Here's my own summary of these algorithms, based on their descriptions and detail from the Data Mining Algorithms page in SQL 2008 Books Online.
Useful for generating recommendations. The classic example is people who buy beer and shampoo.
Group similar items together.
Predicts both discrete and continuous attributes based on relationships. Example is figuring out the common characteristics of old customers that determine whether they are more likely to purchase again.
Calculates a "line of best fit" for a series of data, and then allows prediction based on that line.
Variation of Neural Network, good for yes/no outcomes.
Classification algorithm using Bayes theorem. Good for quick results that may then be refined by other algorithms.
Analyse complex relationships with lots of inputs but few outputs.
Finds most common sequences. Good for identifying popular web page site navigation trends on a website.
Predict future values of continuous values over time. Forecast next year's sales.
So as mentioned yesterday, my laptop is sitting next to me, looking very shiny and pretty, but completely silent. I spoke to Dell support this morning and after managing to exhaust the call centre guy's script of variations on "Have you tried turning it off and on again?", he eventually logged a case for me, and I'm now waiting for a phone call from (presumably the local) support engineer.
One thing I'm not too worried about is the data sitting on the laptop. I know it's there – just a matter of getting a new BIOS (and/or possibly motherboard) and it will be fine. I also know I have a full backup on my Windows Home Server, which is reassuring.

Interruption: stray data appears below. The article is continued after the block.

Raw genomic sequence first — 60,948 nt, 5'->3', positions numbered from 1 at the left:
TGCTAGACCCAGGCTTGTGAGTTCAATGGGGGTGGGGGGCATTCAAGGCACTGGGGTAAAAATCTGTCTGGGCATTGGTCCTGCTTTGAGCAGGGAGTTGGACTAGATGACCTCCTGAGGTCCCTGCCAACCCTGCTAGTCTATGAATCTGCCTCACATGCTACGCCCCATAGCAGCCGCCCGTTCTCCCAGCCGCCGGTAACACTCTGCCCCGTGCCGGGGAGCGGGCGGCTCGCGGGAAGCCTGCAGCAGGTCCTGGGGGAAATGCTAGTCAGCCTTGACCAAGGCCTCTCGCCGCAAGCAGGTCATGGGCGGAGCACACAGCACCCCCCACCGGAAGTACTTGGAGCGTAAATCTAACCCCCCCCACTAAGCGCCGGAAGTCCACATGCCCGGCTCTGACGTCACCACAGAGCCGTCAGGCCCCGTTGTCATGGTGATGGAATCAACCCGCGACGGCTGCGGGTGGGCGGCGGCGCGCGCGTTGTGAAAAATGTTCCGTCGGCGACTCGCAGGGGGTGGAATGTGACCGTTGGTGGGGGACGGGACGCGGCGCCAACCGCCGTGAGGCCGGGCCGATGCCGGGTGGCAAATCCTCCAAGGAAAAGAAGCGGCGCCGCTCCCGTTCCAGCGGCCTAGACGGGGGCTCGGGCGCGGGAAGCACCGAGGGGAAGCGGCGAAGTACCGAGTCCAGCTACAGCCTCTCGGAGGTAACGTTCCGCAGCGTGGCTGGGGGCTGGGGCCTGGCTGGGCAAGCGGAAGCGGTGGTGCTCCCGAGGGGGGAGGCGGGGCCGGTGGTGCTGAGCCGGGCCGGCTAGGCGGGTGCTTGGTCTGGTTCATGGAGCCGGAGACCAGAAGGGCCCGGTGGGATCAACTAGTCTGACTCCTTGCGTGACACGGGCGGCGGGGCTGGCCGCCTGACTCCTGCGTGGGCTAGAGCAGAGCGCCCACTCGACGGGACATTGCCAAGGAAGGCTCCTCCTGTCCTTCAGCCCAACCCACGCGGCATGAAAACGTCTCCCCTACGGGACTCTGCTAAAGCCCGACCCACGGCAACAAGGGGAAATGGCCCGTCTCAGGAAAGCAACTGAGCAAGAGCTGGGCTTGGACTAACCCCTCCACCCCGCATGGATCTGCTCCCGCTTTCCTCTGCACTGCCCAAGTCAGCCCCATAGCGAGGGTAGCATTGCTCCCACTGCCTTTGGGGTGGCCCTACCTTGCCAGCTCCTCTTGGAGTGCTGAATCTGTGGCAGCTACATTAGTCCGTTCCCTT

One of the first things I did when I joined LobsterPot was to create a Live Mesh folder to store business-related documents. So that means I've still got access to those documents via the web or my other machine at home – handy as after experimenting with various online solutions, I ended up reverting to using an Excel spreadsheet to track my work hours too!
I've also recently been making use of some of the training content at Microsoft Learning. I download the content to the laptop and have been working my way through it on the bus to and from work (must be riveting for the lucky people who get to sit next to me!). There is an offline reader just for this purpose, though it does have its annoyances (eg. no keyboard shortcuts, doesn't allow text to be enlarged) but one nice thing is that it synchronises your progress. So I can still log into the Microsoft E-Learning site and am able to pick up where I left off, using the "online" mode instead.
Then there's email, IM etc, which all work fine from where ever you are. So, while having a dead laptop is a huge pain, it isn't the end of the world.
Good news.. I just had a call from Dell and they're coming out on Monday. Hope they can fix it quickly.
This evening I thought I'd install the most recent firmware update A09 for my new Dell XPS 1645 laptop. I downloaded the installer and ran it, and it automatically started the update.
Then it got stuck.
I left it for a fair while, but the progress bar was not moving, and then I discovered the mouse and keyboard were also not responding. Holding down the power-button had no effect, so the only way to power off was to remove the battery.
A call to Dell support revealed that as it is a hardware problem I need to talk to their hardware support line which is only open 8am – 8pm (and it was already past 8pm).
So tomorrow morning I'll be on the phone to see what can be done. Very frustrating.